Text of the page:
The South China Morning Post reports the names and nationalities of the various participating literary figures; this article is your go-to place for all the relevant numbers (how many attended; the literacy rate in Cambodia, and so on). It also comments on the history and significance of the festival and its location, Kampot. The Phnom Penh post gives an overview of the event, including the highlights of the festival and the challenges faced both by the festival and by the Cambodian literary scene in general; the write-up features quotes and opinions from local Thun Thavry and also Scottish writer Iain Donnelly.

Featured writer and blogger Cambostan discussed at length the highlights of the festival, coupled with the things he enjoyed most (taking part in discussion of ‘Writers on Acid’, and in general the presence of ‘Kingdom Beer’), before ending with an insightful comment on the appeal of Kampot. Writer and former lawyer in Burma, Tillman Miller, offers an insightful review detailing the history of the festival’s location, Kampot, followed by the intimate struggles of the writers as shared during the panel discussions. Miller takes us on a tour of the Cambodian countryside, offering varied perspectives of the festival gleaned from interactions with people.

Asia Life Magazine additionally remarks on the literacy levels in Cambodia, and comments further on the richness of oral histories and indigenous culture, turning the reader’s attention to ongoing efforts to improve writing and literature in Cambodia, including KWRF.

Ubud Readers and Writers Festival: 26 – 30 October 2016

The 13th edition of Indonesia’s URWF had the theme “Tat Tvam Asi: I am you, you are me”. Featured writers included activist Seno Gumira Adjidarma bestselling speculative fiction novelist Eka Kurniawan, Singapore’s Amanda Lee Koe, and American writer Lionel Shriver whose appearance came hot on the heels of “controversial” remarks she had made at the previous month’s Brisbane Writers Festival.

The Bangkok Post published an overview of the Ubud Writers & Readers Festival 2016 by Philip Cornwel-Smith.

Featured writer and philosopher Damon Young blogged about his experiences in panel discussions such as “The Art of Reading” based on his own nonfiction book of the same name, conducting a workshop and participating in other activities. Australian fiction writer Rachel Watts shared a list of her personal takeaways from the festival. Singapore-based writer Lucía Damacela on Asian Book Blog highlights key events, summing up the experience as “a perfect storm of beautiful surroundings, kind hospality, compelling themes, and a string of original thinkers”. Another blogger, Wi Lestari, wrote a short reflection on one of the workshops, “Come to Your Senses” by Shelley Kenigsberg, that centred around participants engaging with the five basic senses in the writing process. Meanwhile, Sandra Saffira recounted a talk by Australian writer Bri Lee, author of nonfiction series, Hot Chicks with Big Brains, discussing writing and the importance of feminism.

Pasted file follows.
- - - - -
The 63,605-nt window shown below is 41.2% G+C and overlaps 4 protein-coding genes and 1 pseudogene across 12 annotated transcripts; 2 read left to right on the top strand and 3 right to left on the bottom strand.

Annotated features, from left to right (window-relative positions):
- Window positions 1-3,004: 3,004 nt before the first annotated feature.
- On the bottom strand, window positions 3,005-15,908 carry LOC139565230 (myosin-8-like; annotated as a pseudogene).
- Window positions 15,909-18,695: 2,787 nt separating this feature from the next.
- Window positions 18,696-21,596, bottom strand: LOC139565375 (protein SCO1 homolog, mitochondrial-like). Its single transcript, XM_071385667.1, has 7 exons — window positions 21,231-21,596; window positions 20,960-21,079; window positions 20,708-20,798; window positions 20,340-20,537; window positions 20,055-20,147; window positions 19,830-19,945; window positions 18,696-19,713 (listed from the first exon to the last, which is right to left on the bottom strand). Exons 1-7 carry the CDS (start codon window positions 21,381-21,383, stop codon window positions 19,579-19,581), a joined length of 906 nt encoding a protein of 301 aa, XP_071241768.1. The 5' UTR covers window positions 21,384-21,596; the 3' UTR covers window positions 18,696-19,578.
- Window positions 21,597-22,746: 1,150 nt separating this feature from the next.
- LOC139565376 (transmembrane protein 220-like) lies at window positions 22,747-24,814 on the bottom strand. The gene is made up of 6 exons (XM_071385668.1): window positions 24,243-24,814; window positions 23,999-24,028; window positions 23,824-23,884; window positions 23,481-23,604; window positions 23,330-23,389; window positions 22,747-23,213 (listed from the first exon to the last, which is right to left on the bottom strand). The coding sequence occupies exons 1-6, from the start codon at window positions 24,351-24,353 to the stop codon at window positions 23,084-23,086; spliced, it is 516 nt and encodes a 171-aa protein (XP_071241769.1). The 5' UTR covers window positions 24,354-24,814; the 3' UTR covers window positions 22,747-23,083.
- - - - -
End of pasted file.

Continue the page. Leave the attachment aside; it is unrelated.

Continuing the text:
Annette Gartland for the journalism blog Changing Times gives another thorough recount – including videos, pictures and quotes – of several events that took place at the festival, such as a talk by reigning Miss Canada Anastasia Lin (who was banned from attending the event in China for her criticisms of the country’s human rights violations), a performance-discussion titled “Make Art Not War” (where writer Bri Lee was joined by Indonesian rappers Kalawi Rap Crew and their Australian counterpart The Brothahood), and a poetry reading by Sudanese-American World Poetry Slam champion Emi Mahmoud.

The Cooler Lumpur Festival: 10 – 11 September 2016

The 4th edition of the Cooler Lumpur Festival was themed RE: Independence, seeking to explore what it means to be free in an increasingly interconnected world, within two days of activities. Featured writers were predominantly from Malaysia (cartoonist Lat, novelist Shamini Flint, poet Illya Sumanto among others), Singapore (poet Ng Yi-Sheng and artist Zarina Muhammad), and some from further afield (cultural anthropologist Leyla Jagiella from Germany, reporter John Dinges from the Americas).

Malaysian culture portal Star2 provides a brief overview of a few of the events, such as a dialogue session with Lat and John Dinges’ talk on journalism and politics. The Malay Mail Online reviews Jagiella’s discussion about  the “compatibility of spirituality and the LGBT community”, as well as Dinges’ talk. Free Malaysia Today also reviewed these events and more at the festival.

ASEAN Literary Festival 2016, Jakarta: 5-8 May 2016

The third ASEAN Literary Festival highlight once again literary voices from ASEAN countries, sharing as they do, “familiarities in culture literary interests often influenced by the colonial experience.” A major feature of the festival was former president of East Timor, and Nobel Prize Winner, José Ramos-Horta. The programme included talks, book launches, discussions and performances, including an Indonesian puppet show and a Korean symphony orchestra.

The festival was in the news as non-governmental organisations such as the Alliance of Muslim People and Students who called for a ban on the festival in the belief that its agenda sought to promote communist ideologies and freedom of expression for LGBT individuals; the festival was not banned and went ahead as planned, including a panel on

LGBT, Sexuality and Freedom of Expression. Indonesian writer Edrida Pulungan summarised (in Bahasa Indonesia) some of the happenings at the festival. The Jakarta Post covered one of the panel discussions on Media and Literature, moderated by Abdul Khalik, featuring poet and critic Nirwan Dewanto, Sanaz Fotouhi from Asia Pacific Writers and Translators and editor in chief at The Jakarta Post, Endy Bayuni. Bayuni was also at a panel discussion “A Nation that Doesn’t Read”. Indonesian book blog Mari Membaca responded (in Bahasa Indonesia) to the discussion, where Bayuni was joined by the Finnish ambassador Paivi Hiltunen-Toivio, chairman of Lontar Foundation John McGlynn, and Youngduk Shin, Professor at University of Indonesia. An opinion article in Thai-based news platform The Nation commended the ASEAN Literary Festival as being “a step in the right direction” in promoting “world-class” literature in the region, and encouraged Indonesia to “play a leading role” in realising the aspirations of ASEAN’s literary community.